this old heart of mine in Namuamidabu asks what I’m asking.

Those who understand are few.

I’m so happy, Namu Amidabutsu.


Watashi ya shiawase

 washi no kokoro o Namuamidabu ni tanomarete oru koto o,

watashi ya tanomu. kore no wakaru hito ga sukunai,

watashi ya shiawase, Namu amidabutsu



On this Ho-onko, our birthday was celebrated!

On this Ho-onko, our ages became one!

If we become two, my turn to become Mida.


Kono Ho-onko Tanjo o yuoote morota

Kono Ho-onko Kore de toshi ga hitotsu ni narimashita

 Futatsu ni nareba, Mida ni naru



Oh wow, this taste is something else!

Hey there Saichi! “Ho!”

How can I go about experiencing this taste? There’s no way to experience this taste. To experience this taste, taste on your tongue.

Your kindness is more than I deserve, filling my heart with joy. 

Namu Amidabutsu , Namu Amidabutsu.


Arigatai na, arigatai, kono aji.

Saichi yoi. He.

Kono aji kaku ni wa, doushite kaku ka. Kono aji kaku kota dekimasen.

Kono aji kakukota, hita de ajiyau. Go-on ureshiya

Namu amidabutsu, Namu amidabutsu



How happy happy happy

happy happy happy happy happy

happy happy I am, Namu Amidabutsu.

How happy I am, Namu Amidabutsu.

It’s something else, Namu Amidabutsu.

It’s something else, Namu Amidabutsu.


Ureshi ureshi ureshi

ureshi ureshi ureshi ureshi ureshi

ureshi na Namu amidabutsu

 ureshi na Namu amidabutsu

 arigatai na Namu amidabutsu

arigatai na Namu amidabutsu



This old Self of mine, no good, no good.

If feeling “This is really something else” were real,

if feeling “I’m so happy” were real, I wouldn’t feel this way.

No good, no good, no good, no good, no good, no good.

I feel miserable, just miserable. Even if “I feel miserable” is only faking,

even if “I feel happy” is only faking,

even if feeling “Oh this is something else” is only faking,

this old Heart of mine is only faking.

Anything and everything is faking. Just one lie atop another,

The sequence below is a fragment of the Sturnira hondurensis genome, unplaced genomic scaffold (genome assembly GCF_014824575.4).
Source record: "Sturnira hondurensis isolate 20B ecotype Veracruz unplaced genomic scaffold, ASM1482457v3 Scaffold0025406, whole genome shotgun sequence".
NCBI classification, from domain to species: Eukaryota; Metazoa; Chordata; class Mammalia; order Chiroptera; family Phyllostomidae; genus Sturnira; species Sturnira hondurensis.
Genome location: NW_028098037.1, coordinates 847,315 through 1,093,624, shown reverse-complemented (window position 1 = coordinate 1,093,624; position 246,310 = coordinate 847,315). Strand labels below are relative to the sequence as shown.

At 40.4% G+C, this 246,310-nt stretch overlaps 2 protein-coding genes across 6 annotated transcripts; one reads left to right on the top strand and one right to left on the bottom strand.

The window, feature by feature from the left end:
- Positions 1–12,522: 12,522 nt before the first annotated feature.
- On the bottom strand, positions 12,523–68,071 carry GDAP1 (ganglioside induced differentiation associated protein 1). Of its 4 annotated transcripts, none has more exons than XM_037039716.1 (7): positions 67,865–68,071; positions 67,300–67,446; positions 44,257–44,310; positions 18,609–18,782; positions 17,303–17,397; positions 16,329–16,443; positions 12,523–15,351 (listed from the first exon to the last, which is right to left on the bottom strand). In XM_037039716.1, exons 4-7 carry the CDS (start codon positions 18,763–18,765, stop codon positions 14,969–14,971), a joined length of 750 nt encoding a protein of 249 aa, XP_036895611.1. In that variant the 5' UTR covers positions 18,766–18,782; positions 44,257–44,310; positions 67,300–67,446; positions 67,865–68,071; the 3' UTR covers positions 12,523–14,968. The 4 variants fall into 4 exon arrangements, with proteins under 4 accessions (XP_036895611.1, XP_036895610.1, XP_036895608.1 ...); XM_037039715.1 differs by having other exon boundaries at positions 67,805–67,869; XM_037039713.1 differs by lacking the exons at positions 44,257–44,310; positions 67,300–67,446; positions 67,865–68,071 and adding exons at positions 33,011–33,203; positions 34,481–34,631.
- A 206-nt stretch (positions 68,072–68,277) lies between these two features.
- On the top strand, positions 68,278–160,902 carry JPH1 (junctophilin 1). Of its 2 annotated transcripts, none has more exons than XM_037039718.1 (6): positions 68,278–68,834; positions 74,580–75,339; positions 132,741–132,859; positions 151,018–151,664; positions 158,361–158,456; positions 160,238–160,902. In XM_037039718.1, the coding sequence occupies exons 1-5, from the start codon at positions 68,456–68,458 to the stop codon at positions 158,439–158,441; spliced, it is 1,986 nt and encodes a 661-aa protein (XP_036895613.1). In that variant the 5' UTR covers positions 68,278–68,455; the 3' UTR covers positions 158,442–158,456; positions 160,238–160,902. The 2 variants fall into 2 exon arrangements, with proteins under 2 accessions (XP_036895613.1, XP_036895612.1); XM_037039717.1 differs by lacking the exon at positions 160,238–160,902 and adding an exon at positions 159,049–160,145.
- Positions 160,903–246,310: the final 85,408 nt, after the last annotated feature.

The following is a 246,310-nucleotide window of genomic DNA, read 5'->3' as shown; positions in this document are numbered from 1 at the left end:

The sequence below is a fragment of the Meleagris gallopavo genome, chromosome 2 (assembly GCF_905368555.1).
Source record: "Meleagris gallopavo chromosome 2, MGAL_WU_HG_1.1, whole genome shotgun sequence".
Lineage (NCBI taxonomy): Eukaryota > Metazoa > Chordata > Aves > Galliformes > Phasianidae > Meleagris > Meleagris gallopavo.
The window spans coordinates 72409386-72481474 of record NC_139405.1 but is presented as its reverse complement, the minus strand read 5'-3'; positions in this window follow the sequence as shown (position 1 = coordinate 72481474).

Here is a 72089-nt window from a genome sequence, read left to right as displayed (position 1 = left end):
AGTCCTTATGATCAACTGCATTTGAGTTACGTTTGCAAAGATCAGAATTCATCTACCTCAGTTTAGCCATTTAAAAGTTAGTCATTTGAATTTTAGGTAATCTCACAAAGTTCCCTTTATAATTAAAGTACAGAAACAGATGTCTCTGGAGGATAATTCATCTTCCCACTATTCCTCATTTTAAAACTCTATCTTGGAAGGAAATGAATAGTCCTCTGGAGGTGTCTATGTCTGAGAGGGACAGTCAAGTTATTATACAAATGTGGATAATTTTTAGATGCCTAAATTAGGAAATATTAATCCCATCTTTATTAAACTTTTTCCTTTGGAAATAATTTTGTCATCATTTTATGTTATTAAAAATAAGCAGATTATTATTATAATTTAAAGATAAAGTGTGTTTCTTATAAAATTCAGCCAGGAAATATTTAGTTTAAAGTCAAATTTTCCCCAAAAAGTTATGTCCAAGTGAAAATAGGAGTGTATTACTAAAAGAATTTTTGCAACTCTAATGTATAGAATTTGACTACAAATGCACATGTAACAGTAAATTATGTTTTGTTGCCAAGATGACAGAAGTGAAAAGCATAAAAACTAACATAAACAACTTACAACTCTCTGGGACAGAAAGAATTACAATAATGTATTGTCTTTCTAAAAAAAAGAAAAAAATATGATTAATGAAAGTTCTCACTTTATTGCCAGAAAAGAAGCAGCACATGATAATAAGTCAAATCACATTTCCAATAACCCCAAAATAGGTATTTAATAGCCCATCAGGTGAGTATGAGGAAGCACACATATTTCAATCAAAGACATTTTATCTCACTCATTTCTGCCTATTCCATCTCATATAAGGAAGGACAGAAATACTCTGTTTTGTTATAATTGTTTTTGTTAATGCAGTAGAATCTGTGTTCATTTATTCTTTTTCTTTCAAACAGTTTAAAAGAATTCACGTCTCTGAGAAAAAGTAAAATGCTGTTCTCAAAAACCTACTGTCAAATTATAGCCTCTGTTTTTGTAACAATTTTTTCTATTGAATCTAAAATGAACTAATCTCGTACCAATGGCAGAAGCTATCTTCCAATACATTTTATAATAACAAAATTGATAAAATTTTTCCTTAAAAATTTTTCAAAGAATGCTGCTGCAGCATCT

no matter how many, still lies atop lies.

The more there are, the more faking. No juice flows because it’s faking.

Although I’m a big miserable faker, although I’m miserable,

I’m in (Amida’s) hands.


Watashi ya, tsumaran tsumaran

Arigatai ga honyara

Ureshi ga honyara Ate ni wa narano.

Tsumaran tsumaran tsumaran Tsumaran tsumaran tsumaran

Asamashi ya, asamashi ya Asamashi no mo uso no kawa Ureshii no mo uso

no kawa Arigatai no mo uso no kawa Washi ga kokoro wa uso no kawa

Nani mo ka m uso de katameta uso no kawa

 Nanbo he we demo uso no kawa Hegu hodo uso no kawa

 Uso no kawa ni wa shiro mo nai

Uso no kawa ni wa kawaranai Nani mo nai

Asamashii no mo was ga janai

Asamashii no mo, hito no mono



Tho’ burdened by guilt,

my guilt’s tears of sorrow in the Six Letters.

Tho’ burdened by sin, my guilt’s tears of joy in the Six Letters.

Namu’s the misery, Amida’s the joy.

It’s Namu Amidabutsu of tears of sorrow and tears of joy.


Watashiya tsumi

 demo rokuji no zangi

Watashiya tsumi demo rokuji no kangi

Namu wa zangi Amida wa kangi

Zangi kangi no Namu amidabutsu



O Saichi, what to do when you can’t be happy?

Well, I shut the gate, rest my mind, fall soundly asleep.

My becoming buddha comes from Oyasama’s heart,

the heart born from Oyasama’s heart,

Oya’s experienced in these things, somehow it works.


Saichiya, yorokobaren toki wa, dousuru ka

Mon shimete anketsu ko ite neru bakari yo

Jobutsu wa Oyasama no kokoro kara

 Oyasama no kokoro ni umareru kokoro

Oya no ajiwai, umaikoto


(Translated by W. S. Yokoyama)

Editors note: Myokonin are people who are unworldly, lack formal education, and pious, but whose spirituality comes directly from the heart. The great Buddhist scholar D. T. Suzuki first introduced them to the West through his writings. 

Among them, Saichi Asahara (1850–1932) is particularly notable for thousands of poems he wrote expressing his Jodo Shinshu faith. A woodworker by trade in Japan, he used simple kana writing on wood shavings and scraps, later copying them to grade school notebooks.

Edatsu Teramoto (1898–1953) first met Saichi at his uncle Kenkyo Umeda’s temple Anrakuji in Shimane prefecture, Japan. He wrote about Saichi in the Japanese magazine Honi (issue November/December 1919), which published some of Saichi’s poems for the first time.

Teramoto later met D. T. Suzuki in Hawaii in 1949 and also in Los Angeles the following year, helping him to interpret the difficult to understand parts of Saichi’s poems.

The poems appearing here were first published in the Japanese magazine Honi, November 1919. The introduction and verses were translated freely into English by Wayne Yokoyama, February 2019. A Romanized version of Saichi’s original writings in Japanese is included.  

(Introduction and poems above from, “Ikeru myokonin Asahara Saichi,” by Edatsu Teramoto, Honi, vol. 22/23 (Nov/Dec 1919). 

Rev. Yokoyama is a translator of Buddhist works living in Kyoto, Japan, and former editor of Higashi Honganji’s The Eastern Buddhist academic journal. The translations in this article are entirely his own.